Monday, July 11, 2011

Cherokee Court Stops Investigation to Count Envelopes

The Cherokee Nation Supreme Court interrupted its third day of hearing Principal Chief Chad "OUR SLAVES WERE WELL TREATED" Smith’s challenge to the June 25 election results to do a little counting of its own. Apparently, there are MORE ballots than envelopes.

Shortly after Chief-elect Bill John Baker’s team completed its direct examination of Terry Rainey, president of Automated Election Services, the court ordered an examination of the absentee ballots and the corresponding mailing envelopes.

Rainey told the court that comparison would be the best way to establish a base line to determine whether Smith’s allegations of “vanishing votes” are credible.

The envelope count, which according to observers concluded shortly before 9 p.m. Sunday, revealed that 6,166 envelopes were received by the election commission. A counting of the ballots was under way at press time.

Rainey’s comment came in response to the Baker camp’s inquiry about whether there was any evidence that would show the June 30 recount of the ballots cast in the principal chief contest was flawed.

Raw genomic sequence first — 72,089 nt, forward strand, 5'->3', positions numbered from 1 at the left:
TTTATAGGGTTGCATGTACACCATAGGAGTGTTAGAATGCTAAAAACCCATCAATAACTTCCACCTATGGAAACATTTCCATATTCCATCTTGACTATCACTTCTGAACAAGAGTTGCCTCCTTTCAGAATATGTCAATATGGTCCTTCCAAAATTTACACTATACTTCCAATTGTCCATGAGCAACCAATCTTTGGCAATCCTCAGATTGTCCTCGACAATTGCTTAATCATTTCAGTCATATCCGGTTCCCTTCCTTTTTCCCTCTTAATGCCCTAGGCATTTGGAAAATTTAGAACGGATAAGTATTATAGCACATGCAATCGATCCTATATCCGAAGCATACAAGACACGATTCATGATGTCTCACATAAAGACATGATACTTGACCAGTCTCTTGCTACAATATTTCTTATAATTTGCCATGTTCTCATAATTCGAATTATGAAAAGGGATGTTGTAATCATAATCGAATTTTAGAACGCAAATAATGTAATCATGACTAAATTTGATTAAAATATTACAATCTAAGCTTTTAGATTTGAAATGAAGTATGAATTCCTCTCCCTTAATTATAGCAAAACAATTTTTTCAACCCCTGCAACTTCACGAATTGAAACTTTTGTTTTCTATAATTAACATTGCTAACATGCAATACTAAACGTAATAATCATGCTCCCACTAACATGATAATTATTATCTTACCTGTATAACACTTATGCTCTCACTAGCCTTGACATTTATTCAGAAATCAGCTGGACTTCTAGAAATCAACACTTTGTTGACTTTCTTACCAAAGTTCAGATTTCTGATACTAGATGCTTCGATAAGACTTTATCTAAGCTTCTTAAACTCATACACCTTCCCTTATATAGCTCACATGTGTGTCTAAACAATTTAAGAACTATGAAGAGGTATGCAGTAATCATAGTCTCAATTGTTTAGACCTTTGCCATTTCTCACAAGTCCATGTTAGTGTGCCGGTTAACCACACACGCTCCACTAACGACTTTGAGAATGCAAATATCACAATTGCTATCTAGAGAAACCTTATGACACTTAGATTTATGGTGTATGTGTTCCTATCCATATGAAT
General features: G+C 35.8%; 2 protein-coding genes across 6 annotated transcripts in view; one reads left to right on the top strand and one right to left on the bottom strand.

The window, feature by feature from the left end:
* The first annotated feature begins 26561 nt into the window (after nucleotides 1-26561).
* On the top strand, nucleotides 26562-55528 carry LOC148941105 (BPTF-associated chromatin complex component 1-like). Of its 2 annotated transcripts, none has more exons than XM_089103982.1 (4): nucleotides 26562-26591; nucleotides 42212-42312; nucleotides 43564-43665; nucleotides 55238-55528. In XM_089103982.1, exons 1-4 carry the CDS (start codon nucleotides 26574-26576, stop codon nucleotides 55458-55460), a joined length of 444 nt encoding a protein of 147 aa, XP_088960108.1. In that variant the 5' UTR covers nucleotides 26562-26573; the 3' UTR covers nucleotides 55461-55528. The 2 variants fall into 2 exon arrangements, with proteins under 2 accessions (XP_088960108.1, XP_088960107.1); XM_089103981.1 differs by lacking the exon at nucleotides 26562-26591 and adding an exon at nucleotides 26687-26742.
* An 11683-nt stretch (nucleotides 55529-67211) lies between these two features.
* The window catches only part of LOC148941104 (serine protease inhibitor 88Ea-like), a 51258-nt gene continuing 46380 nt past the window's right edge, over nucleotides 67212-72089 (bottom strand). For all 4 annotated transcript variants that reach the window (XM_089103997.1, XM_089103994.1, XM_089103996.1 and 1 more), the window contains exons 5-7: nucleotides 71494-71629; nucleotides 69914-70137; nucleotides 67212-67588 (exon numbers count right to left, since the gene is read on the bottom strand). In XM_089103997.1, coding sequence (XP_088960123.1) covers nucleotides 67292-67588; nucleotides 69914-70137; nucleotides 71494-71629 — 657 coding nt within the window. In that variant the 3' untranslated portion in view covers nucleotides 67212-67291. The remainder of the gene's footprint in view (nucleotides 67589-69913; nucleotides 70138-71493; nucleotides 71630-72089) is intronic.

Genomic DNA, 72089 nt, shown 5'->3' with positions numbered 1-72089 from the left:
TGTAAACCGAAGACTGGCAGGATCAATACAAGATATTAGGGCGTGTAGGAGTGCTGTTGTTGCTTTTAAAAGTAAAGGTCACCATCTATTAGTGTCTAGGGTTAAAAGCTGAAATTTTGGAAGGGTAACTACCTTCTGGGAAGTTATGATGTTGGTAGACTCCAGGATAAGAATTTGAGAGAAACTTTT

Unofficial returns posted June 26 initially gave Baker an 11-vote lead, but the tribe’s election commission declared incumbent Chief Chad Smith the winner the next day by seven votes. A hand recount June 30 showed Baker beat Smith by 266 votes, 7,613-7,347, but with 251 fewer ballots.

Smith contends the difference in the totals for the initial results and the recount can be traced to the fact that 273 fewer absentee ballots were recorded during the recount. Baker contends those ballots were counted twice election night.

At least one election commissioner said a comparison of the number of envelopes and absentee ballots would help determine whether Smith’s theory of “vanishing votes” is sound.

“I would count the number of ballots and the number of envelopes,” Election Commissioner Martha Calico said in response the court’s inquiry about how to resolve the discrepancy.

The count of those items began about 4 p.m. Sunday. It was conducted behind closed doors at the commission’s offices with only the parties, their lawyers, the justices and election commission officials present. Media representatives were barred from the out-of-court proceedings.

Councilman Chuck Hoskin Jr., a spokesman for the Baker campaign, said the court’s decision to halt the proceedings and count the absentee ballots and envelopes won’t advance Smith’s case.

“The court is curious, but we think the same issues are the same issues — the recount was valid and was done very thoroughly,” Hoskin said. “But we are going to be patient and wait and see what the court has to say


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